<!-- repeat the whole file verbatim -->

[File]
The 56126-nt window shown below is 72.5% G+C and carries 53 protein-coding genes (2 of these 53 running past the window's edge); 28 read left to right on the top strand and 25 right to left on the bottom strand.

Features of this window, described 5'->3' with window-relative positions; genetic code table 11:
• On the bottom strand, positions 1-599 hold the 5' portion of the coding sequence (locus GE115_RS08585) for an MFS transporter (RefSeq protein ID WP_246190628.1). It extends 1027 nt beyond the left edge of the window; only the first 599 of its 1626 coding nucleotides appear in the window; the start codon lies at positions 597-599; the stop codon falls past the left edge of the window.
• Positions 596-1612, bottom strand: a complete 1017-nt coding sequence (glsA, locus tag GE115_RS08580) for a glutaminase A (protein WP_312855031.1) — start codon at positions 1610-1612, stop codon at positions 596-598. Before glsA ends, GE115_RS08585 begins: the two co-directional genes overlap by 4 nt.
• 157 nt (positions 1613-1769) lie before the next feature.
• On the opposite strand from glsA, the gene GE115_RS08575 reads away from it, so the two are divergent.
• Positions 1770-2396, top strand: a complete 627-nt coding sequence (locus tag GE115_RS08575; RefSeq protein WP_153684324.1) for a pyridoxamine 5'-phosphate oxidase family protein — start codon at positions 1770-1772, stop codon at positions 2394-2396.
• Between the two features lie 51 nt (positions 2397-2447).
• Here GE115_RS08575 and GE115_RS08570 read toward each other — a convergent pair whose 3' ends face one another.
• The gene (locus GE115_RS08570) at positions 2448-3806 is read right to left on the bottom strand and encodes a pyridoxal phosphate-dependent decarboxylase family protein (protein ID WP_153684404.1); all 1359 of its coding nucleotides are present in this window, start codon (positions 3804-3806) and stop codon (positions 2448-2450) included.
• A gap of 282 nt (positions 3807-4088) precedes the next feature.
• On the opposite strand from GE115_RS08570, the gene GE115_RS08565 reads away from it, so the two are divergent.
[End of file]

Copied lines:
The 56126-nt window shown below is 72.5% G+C and carries 53 protein-coding genes (2 of these 53 running past the window's edge); 28 read left to right on the top strand and 25 right to left on the bottom strand.

Features of this window, described 5'->3' with window-relative positions; genetic code table 11:
• On the bottom strand, positions 1-599 hold the 5' portion of the coding sequence (locus GE115_RS08585) for an MFS transporter (RefSeq protein ID WP_246190628.1). It extends 1027 nt beyond the left edge of the window; only the first 599 of its 1626 coding nucleotides appear in the window; the start codon lies at positions 597-599; the stop codon falls past the left edge of the window.
• Positions 596-1612, bottom strand: a complete 1017-nt coding sequence (glsA, locus tag GE115_RS08580) for a glutaminase A (protein WP_312855031.1) — start codon at positions 1610-1612, stop codon at positions 596-598. Before glsA ends, GE115_RS08585 begins: the two co-directional genes overlap by 4 nt.
• 157 nt (positions 1613-1769) lie before the next feature.
• On the opposite strand from glsA, the gene GE115_RS08575 reads away from it, so the two are divergent.
• Positions 1770-2396, top strand: a complete 627-nt coding sequence (locus tag GE115_RS08575; RefSeq protein WP_153684324.1) for a pyridoxamine 5'-phosphate oxidase family protein — start codon at positions 1770-1772, stop codon at positions 2394-2396.
• Between the two features lie 51 nt (positions 2397-2447).
• Here GE115_RS08575 and GE115_RS08570 read toward each other — a convergent pair whose 3' ends face one another.
• The gene (locus GE115_RS08570) at positions 2448-3806 is read right to left on the bottom strand and encodes a pyridoxal phosphate-dependent decarboxylase family protein (protein ID WP_153684404.1); all 1359 of its coding nucleotides are present in this window, start codon (positions 3804-3806) and stop codon (positions 2448-2450) included.
• A gap of 282 nt (positions 3807-4088) precedes the next feature.
• On the opposite strand from GE115_RS08570, the gene GE115_RS08565 reads away from it, so the two are divergent.